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AI—A Dangerous Tool or a Fool’s Errand?

The concern has become fear and may soon develop into a panic. The worry that has permeated the annals of science fiction for 100 years and recently become a reality for some is due mostly to the alternative use of, amazingly, video game computer chips.

VMware CEO Patrick Gelsinger has called AI a “30-year overnight success” story. The concerns are wide-ranging as new applications for the technology emerge. What will people do for work? Does this mean that a “universal basic income” will become a necessity? How many occupations will be replaced by a ubiquitous and pervasive world dominated by AI?

The Fear That Machines Will Replace Us All

Throughout scientific history, a relatively constant theme has been that mathematicians deal in the abstract. In the 1600s, Sir Francis Bacon, the “father of empiricism,” helped transform pure philosophy into technology when he developed what became known as “the scientific method.”

It was with this turning point of Renaissance genius that scientific thinking started producing technological innovations and products. Machines were created, and those machines could far exceed the productivity of the singular human counterparts who operated them.

Machines have created valuable products, and, sometimes, these machines have replaced the very people who produced the same products because they did it less expensively and with higher quality. Throughout the next centuries, the first Industrial Revolution, the 19th and 20th century thinkers and think tanks, politicians and purveyors of science fiction, doomsayers and religious leaders have feared (or profited from the fear) that machines would quite simply “replace us all.”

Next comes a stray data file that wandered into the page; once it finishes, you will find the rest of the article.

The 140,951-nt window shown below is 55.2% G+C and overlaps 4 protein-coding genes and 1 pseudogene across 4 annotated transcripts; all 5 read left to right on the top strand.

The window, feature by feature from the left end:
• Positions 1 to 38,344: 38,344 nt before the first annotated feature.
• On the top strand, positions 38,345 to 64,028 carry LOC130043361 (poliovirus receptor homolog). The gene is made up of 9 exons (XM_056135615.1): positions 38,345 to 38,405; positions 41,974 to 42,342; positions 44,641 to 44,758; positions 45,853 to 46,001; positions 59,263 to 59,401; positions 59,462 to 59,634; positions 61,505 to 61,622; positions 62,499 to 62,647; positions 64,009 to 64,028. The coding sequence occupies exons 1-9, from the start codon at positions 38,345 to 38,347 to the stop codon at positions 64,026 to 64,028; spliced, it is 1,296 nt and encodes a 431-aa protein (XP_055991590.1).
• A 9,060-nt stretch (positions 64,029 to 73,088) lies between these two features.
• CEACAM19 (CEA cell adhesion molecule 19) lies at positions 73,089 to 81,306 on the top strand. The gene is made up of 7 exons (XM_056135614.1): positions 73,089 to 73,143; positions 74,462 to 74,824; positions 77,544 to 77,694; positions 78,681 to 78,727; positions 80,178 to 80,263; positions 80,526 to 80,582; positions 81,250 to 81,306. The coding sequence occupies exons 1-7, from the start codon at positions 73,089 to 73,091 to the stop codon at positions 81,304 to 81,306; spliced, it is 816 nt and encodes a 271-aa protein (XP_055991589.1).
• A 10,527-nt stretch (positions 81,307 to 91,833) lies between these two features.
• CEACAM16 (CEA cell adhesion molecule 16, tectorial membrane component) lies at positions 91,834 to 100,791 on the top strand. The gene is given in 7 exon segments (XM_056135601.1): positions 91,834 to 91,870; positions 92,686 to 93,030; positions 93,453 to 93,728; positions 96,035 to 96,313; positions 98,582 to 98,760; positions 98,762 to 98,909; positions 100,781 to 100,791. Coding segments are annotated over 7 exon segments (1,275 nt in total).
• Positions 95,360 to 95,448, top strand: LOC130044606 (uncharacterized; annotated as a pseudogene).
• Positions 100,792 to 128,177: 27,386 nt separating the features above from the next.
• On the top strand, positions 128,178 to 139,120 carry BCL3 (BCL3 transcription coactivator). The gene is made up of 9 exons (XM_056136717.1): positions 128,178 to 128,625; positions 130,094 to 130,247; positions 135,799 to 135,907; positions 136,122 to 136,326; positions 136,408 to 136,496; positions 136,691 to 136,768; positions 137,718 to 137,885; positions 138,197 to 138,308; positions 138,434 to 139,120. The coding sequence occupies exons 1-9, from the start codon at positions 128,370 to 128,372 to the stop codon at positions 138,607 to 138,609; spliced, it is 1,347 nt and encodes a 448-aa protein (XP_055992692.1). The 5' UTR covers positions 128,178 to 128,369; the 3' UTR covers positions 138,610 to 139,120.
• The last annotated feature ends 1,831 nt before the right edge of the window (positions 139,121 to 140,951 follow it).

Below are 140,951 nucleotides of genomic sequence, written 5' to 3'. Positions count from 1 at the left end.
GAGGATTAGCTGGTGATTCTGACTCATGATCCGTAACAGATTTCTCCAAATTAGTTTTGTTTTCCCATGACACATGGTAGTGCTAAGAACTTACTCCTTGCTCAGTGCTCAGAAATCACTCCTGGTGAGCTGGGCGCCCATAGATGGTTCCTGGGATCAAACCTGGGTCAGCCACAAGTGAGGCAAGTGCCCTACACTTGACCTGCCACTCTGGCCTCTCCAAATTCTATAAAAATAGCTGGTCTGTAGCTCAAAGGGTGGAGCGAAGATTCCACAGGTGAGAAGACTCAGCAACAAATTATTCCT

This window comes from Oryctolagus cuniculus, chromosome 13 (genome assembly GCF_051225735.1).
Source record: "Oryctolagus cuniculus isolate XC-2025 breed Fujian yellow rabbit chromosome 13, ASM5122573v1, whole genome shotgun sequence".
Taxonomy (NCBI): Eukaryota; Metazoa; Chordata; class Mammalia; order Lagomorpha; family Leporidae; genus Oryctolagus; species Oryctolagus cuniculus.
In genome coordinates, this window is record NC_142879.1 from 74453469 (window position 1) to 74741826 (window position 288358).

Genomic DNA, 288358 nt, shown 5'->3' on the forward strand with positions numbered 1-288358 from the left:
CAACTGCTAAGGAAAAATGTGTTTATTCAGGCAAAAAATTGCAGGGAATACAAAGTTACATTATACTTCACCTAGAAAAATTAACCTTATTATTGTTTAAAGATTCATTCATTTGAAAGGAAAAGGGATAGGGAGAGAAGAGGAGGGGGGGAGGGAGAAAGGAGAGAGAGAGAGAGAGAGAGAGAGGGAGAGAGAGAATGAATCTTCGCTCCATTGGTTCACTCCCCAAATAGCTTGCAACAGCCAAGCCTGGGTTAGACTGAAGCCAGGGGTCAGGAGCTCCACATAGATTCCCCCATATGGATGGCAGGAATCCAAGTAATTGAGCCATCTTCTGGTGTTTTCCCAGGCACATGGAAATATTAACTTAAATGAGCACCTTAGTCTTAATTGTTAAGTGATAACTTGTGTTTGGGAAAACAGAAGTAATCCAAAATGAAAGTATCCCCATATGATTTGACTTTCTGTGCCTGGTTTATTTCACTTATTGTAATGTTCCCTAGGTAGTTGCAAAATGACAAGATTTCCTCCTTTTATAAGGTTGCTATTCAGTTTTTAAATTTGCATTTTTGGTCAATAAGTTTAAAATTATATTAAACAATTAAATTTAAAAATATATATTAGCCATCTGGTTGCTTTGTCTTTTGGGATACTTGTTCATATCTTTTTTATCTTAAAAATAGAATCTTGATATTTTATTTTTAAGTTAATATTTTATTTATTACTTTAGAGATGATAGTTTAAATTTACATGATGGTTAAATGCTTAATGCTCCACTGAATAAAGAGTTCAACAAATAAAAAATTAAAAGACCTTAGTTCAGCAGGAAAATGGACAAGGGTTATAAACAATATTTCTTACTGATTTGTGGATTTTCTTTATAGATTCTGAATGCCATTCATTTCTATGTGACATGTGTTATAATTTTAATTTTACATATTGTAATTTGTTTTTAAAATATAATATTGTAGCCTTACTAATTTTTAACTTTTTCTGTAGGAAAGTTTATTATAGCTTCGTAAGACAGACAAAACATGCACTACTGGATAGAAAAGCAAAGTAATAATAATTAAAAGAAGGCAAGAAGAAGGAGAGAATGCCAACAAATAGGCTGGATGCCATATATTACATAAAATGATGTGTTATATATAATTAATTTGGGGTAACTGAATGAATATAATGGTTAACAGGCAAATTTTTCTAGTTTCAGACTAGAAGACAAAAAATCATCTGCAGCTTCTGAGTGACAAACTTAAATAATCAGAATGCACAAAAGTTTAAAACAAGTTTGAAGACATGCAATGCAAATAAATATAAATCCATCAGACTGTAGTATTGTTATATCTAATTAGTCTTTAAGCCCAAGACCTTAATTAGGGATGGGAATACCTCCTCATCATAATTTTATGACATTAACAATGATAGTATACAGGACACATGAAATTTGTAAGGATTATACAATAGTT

Now we are in the 21st century and the time of extreme high-speed computing. For example, NVIDIA chips, which are known as GPUs (graphics processing units) and were originally created for video games, can process thousands of times the instructions of chipsets designed less than a decade ago. These chips and others have the ability to handle datasets of multidimensions and nearly infinite size with incredible speed.

The interpolations and extrapolations are done so fast on such vast amounts of data so as to appear to be done at “the speed of thought” or faster—and certainly more accurately. After all, the computers are not distracted, don’t have ulterior motives, aren’t affected by fatigue or stress, and certainly don’t complain when they are tasked with, well, multitasking. So, if they are not only faster than humans but also cheaper, does this mean that they are better?

The Reality of AI

We should consider the various applications carefully before we resign the human race to a universal basic income with a lifetime sentence of banality. Some examples should be informative. The applications developed from AI’s precursors, machine learning and deep learning, are indeed remarkable.

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